N. Clancey, BSc, DVM, MVSc, DACVP
Department of Pathology and Microbiology, Atlantic Veterinary College, Charlottetown, PEI, Canada
Routine evaluation of cavitary effusion fluid includes its gross appearance, total nucleated cell count (TNCC), protein concentration, and microscopic findings. Because a specific pathogenesis may be found, microscopic findings are of most importance. Cellular components in effusions typically include inflammatory cells, mesothelial cells, and neoplastic cells. The numbers, proportions, and types of cells help classify and determine the reason for the effusion. A specific cause may be determined (such as finding bacteria, fungi, parasites, lipid droplets, urine crystals, sperm, bile, plant material, and barium crystals). Additional tests (such as measurement of fluid triglyceride, cholesterol, creatinine, bilirubin, glucose, and lactate concentrations) may further characterize the fluid.
Transudates are often clear to medium yellow and transparent to mildly turbid. They have low TNCCs, with counts <5.0x109 cells/L and typically <1.5x109 cells/L, and are either protein-poor (<25 g/L) or protein-rich (>25 g/L). Variable proportions of macrophages and non-degenerate neutrophils are typical, with fewer lymphocytes and mesothelial cells. Mesothelial cells may be found individually or in single-layer sheets with bland uniform features. However, they frequently have dark-blue cytoplasm and variable degrees of anisocytosis, anisokaryosis, multinucleation, and other features found in malignant cells. Differentiating reactive mesothelial cells from exfoliated mesothelioma cells is extremely difficult to impossible; a diagnosis of mesothelioma should not be based solely on cytology. Erythrocytes from contamination, diapedesis associated with increased hydraulic pressure, or hemorrhage may be seen.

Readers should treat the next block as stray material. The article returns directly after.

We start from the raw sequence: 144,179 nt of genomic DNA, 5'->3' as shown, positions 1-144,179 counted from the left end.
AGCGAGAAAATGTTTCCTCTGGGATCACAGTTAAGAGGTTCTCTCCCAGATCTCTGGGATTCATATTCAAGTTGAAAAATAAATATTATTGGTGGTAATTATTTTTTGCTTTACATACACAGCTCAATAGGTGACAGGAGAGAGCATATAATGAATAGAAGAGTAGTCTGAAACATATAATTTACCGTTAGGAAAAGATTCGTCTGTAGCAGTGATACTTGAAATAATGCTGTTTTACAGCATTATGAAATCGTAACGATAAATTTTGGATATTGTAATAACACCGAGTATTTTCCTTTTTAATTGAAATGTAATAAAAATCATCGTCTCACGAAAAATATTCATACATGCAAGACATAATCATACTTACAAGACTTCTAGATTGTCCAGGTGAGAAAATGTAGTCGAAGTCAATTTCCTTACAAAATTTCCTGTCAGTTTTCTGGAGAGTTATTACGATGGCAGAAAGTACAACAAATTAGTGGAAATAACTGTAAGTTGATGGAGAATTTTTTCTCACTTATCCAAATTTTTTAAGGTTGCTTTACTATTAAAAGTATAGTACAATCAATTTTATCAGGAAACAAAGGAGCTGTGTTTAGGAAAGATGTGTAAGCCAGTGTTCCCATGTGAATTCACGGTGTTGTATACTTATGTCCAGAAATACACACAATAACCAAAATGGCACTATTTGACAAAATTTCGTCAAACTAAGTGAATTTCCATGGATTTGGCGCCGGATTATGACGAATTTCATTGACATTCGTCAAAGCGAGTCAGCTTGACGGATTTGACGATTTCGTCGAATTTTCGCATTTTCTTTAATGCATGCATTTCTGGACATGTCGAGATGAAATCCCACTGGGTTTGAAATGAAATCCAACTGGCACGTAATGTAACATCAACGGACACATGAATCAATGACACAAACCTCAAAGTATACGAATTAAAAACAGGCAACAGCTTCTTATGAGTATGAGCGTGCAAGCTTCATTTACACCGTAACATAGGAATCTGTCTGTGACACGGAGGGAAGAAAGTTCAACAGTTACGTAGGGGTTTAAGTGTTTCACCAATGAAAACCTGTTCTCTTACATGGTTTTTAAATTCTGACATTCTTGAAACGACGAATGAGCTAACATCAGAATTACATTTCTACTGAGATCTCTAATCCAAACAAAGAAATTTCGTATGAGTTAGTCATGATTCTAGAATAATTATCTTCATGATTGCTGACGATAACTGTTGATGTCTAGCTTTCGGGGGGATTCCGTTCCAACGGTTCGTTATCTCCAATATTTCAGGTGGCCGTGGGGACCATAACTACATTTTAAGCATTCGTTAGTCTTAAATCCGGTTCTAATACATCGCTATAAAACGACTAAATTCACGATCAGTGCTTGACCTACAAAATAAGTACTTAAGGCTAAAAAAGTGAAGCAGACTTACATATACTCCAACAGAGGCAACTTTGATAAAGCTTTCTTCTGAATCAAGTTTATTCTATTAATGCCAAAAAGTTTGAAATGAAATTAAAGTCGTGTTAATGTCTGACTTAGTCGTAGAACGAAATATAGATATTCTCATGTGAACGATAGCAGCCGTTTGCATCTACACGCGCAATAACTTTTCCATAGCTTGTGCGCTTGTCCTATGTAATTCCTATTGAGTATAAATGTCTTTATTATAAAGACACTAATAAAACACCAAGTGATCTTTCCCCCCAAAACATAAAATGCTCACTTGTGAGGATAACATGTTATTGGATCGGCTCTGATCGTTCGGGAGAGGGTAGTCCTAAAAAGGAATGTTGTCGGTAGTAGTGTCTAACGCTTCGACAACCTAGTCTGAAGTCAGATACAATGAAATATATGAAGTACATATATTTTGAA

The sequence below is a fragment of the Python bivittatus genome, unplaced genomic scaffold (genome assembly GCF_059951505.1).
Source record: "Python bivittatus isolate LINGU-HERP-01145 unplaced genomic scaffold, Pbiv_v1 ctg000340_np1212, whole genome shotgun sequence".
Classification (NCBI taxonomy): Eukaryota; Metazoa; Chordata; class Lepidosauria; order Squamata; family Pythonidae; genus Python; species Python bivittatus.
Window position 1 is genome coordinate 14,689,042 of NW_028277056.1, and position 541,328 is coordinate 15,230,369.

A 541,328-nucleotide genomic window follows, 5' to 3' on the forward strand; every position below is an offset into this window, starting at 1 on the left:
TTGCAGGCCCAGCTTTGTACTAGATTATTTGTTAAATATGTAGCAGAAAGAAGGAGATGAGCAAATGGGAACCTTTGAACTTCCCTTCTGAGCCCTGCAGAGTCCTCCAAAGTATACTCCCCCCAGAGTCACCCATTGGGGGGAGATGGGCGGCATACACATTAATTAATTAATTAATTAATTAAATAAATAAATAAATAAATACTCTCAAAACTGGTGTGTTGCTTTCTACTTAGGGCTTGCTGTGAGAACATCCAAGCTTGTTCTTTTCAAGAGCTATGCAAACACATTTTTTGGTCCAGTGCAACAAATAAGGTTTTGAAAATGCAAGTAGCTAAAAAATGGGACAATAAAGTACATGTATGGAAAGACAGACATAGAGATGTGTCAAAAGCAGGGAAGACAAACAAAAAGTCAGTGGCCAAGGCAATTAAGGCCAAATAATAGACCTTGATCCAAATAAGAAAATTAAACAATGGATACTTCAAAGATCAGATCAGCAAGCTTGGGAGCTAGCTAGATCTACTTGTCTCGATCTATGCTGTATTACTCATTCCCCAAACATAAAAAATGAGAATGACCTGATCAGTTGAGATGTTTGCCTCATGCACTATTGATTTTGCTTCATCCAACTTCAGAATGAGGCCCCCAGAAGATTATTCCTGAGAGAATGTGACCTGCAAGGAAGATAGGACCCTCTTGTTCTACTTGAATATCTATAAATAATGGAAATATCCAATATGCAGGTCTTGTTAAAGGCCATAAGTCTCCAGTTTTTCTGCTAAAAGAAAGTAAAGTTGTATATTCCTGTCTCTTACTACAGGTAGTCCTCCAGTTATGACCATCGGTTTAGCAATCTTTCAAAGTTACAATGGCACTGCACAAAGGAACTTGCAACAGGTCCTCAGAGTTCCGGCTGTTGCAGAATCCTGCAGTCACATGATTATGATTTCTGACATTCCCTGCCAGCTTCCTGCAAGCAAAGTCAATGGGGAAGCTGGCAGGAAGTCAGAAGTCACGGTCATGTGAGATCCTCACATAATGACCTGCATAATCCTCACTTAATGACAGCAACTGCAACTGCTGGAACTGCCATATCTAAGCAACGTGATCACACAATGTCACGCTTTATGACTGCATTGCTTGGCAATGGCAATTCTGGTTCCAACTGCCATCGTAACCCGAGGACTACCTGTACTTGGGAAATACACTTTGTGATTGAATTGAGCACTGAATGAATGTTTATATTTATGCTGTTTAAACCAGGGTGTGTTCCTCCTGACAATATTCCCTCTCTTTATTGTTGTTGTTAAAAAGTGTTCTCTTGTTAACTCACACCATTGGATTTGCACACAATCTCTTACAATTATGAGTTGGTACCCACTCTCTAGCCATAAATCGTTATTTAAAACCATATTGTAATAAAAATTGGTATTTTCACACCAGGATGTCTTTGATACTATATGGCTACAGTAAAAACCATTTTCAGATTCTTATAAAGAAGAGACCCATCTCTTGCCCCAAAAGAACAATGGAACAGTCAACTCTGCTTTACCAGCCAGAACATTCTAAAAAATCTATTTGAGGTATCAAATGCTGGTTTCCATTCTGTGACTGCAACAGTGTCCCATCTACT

Exudates are typically cream to yellow and lightly to markedly turbid or flocculent, with TNCCs >5.0x109 cells/L and protein concentrations >25 g/L. Exudates are typically predominated by neutrophils (>70–85%), especially when effusions are caused by bacterial infection. Variable proportions of neutrophils, macrophages, and other inflammatory cells may also be seen. This is defined as mixed inflammation; it is typical of chronic inflammation caused by situations such as fungal infections, foreign material reactions, and neoplasia. A septic source, especially a bacterial one, is anticipated when neutrophils have degenerative changes.
These are characterized by cytoplasmic vacuolation and swollen nuclei, with loss of segmentation and pale staining chromatin. However, neutrophils may be degenerate with non-septic inflammation, particularly with bile peritonitis and uro-peritonitis. Exudative fluid warrants culture whether or not degenerative neutrophils or infectious organisms are observed microscopically. Effusions containing >10% eosinophils are characterized as eosinophilic effusions and are uncommon. When high numbers of eosinophils are present, these fluids may be grossly tinted green. Eosinophilic effusions are associated with neoplasia (particularly mast cell tumors and lymphoma), hypersensitivity conditions, dirofilariasis, sarcocystosis, Aelurostrongylus, and select neoplasms.1-3